6. New principal/bosslady = extra pressure + extra uncertainty.  However, over the last few days, I have a very strong positive first impression.  Cautiously optimistic?  Yes, I am.  Aw... I'll just admit the truth now.  I'm giddy with glee basking in her positive glow.  I love this woman already so much, I know she's bound to disappoint me sometime because she would not be human if she could live up to the amazing feeling of AWESOME I'm getting from her at this point.  I will have to temper my giddiness.  Fortunately, I have my anxieties... see above.

Typing out my anxieties has made me come back around to my blinding optimism that always seems to win out around this time of year.  The students I've met so far have been really awesome.  At Back to School night, some of my kids from last year stopped by to tell me about their summers and said really kind things to me (and apparently about me to other teachers).  I have a new classroom that is way bigger and more flexible than my previous one.  I'm in much better shape with preparation for the whole semester than I was at this time last year, even if my day-to-day is not fleshed out...  Overall, most of what I'm feeling is excitement.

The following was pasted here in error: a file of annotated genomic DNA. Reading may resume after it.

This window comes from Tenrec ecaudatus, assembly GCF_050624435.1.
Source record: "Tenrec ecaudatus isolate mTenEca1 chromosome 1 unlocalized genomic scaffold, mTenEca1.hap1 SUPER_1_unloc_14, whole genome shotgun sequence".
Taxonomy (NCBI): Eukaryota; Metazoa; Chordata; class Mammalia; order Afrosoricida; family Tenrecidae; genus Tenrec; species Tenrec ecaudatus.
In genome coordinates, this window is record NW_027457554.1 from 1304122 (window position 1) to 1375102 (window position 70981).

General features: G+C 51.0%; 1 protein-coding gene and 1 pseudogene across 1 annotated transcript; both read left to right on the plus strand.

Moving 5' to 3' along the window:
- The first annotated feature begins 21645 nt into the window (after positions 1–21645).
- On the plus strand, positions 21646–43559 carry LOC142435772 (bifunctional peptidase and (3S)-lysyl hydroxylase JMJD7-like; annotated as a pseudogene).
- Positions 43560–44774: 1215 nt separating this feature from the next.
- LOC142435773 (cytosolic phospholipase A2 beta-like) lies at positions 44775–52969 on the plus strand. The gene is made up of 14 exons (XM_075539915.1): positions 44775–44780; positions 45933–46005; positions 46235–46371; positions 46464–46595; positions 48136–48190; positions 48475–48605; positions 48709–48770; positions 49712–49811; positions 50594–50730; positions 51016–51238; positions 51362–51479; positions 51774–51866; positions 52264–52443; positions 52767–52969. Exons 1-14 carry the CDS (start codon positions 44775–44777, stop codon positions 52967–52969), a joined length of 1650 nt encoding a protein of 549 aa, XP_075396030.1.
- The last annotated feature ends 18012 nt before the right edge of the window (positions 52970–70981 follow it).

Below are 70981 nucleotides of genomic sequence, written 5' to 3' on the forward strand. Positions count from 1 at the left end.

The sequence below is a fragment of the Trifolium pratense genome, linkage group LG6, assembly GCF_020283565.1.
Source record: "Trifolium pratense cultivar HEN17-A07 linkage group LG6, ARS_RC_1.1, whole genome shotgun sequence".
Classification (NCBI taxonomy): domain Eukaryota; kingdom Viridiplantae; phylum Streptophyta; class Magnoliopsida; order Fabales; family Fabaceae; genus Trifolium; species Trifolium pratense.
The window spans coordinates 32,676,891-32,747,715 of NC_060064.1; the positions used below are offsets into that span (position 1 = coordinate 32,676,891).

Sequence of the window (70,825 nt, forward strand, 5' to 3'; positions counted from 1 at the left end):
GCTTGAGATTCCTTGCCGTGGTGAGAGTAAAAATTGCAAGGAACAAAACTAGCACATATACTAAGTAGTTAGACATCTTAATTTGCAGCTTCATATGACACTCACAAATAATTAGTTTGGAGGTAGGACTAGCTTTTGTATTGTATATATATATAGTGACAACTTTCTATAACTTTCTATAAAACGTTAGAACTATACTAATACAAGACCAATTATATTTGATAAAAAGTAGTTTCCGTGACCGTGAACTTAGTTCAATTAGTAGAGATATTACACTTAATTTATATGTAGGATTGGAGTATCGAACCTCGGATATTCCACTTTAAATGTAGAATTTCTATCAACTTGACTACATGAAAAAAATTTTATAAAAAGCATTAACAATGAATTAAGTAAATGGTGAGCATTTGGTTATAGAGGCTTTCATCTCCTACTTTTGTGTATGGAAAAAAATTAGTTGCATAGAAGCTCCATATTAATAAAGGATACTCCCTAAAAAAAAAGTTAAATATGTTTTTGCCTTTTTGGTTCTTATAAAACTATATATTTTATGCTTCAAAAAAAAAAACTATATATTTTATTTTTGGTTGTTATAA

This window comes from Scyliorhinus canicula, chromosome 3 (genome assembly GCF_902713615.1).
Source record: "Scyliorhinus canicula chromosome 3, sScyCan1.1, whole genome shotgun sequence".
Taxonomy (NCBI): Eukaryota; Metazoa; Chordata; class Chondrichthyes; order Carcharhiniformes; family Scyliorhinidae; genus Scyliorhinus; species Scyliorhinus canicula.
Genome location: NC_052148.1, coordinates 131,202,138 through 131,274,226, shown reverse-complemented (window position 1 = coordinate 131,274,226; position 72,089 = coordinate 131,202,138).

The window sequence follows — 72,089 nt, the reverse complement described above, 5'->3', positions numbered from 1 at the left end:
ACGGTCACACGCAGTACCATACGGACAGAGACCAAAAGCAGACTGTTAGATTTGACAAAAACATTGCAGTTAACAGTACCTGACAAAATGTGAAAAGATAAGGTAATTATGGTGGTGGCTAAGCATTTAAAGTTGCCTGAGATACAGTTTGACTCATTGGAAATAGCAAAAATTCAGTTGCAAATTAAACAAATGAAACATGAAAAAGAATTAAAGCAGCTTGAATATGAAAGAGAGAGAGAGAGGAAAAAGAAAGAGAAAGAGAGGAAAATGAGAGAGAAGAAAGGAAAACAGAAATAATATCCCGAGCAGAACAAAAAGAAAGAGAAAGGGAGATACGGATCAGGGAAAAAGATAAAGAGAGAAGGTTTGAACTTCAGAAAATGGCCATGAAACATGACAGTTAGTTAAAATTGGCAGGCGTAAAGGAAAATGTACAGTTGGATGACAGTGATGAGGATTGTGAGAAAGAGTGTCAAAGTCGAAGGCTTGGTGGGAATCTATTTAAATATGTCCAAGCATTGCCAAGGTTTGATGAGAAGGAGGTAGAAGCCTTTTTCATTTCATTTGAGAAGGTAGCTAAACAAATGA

I have a feeling I will not be sleeping much this weekend.  I plan to spend my last day of summer with my lovely menfolk at the pool.

*honestly, I believe no one did this to me intentionally, so I hold no particular grudge about it.  And I have the most supportive colleagues in the world who made me not only NOT run for the hills, but find some positive ways to approach some classes I'm less than enthusiastic about teaching.

2 comments:

  1. One of my coworkers once said "If a student does well, the coaches take credit for it. If the student does poorly, it's all on me. How is that fair?"